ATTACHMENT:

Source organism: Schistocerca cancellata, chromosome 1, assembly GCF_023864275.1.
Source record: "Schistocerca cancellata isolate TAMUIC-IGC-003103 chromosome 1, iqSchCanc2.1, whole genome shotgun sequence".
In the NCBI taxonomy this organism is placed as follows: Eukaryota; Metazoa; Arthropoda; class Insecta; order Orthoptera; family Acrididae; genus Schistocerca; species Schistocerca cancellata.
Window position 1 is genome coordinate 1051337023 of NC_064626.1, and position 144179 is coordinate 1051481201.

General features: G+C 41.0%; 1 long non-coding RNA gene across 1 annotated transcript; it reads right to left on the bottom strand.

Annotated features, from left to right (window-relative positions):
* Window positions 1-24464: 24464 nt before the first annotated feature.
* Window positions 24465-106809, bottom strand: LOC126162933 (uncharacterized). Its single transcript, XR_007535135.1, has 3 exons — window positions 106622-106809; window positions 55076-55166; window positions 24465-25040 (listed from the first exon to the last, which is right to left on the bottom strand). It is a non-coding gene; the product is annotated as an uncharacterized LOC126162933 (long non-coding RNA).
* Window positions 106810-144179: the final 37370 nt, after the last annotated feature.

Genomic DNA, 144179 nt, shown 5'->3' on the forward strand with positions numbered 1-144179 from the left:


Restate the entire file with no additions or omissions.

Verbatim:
Source organism: Schistocerca cancellata, chromosome 1, assembly GCF_023864275.1.
Source record: "Schistocerca cancellata isolate TAMUIC-IGC-003103 chromosome 1, iqSchCanc2.1, whole genome shotgun sequence".
In the NCBI taxonomy this organism is placed as follows: Eukaryota; Metazoa; Arthropoda; class Insecta; order Orthoptera; family Acrididae; genus Schistocerca; species Schistocerca cancellata.
Window position 1 is genome coordinate 1051337023 of NC_064626.1, and position 144179 is coordinate 1051481201.

General features: G+C 41.0%; 1 long non-coding RNA gene across 1 annotated transcript; it reads right to left on the bottom strand.

Annotated features, from left to right (window-relative positions):
* Window positions 1-24464: 24464 nt before the first annotated feature.
* Window positions 24465-106809, bottom strand: LOC126162933 (uncharacterized). Its single transcript, XR_007535135.1, has 3 exons — window positions 106622-106809; window positions 55076-55166; window positions 24465-25040 (listed from the first exon to the last, which is right to left on the bottom strand). It is a non-coding gene; the product is annotated as an uncharacterized LOC126162933 (long non-coding RNA).
* Window positions 106810-144179: the final 37370 nt, after the last annotated feature.

Genomic DNA, 144179 nt, shown 5'->3' on the forward strand with positions numbered 1-144179 from the left: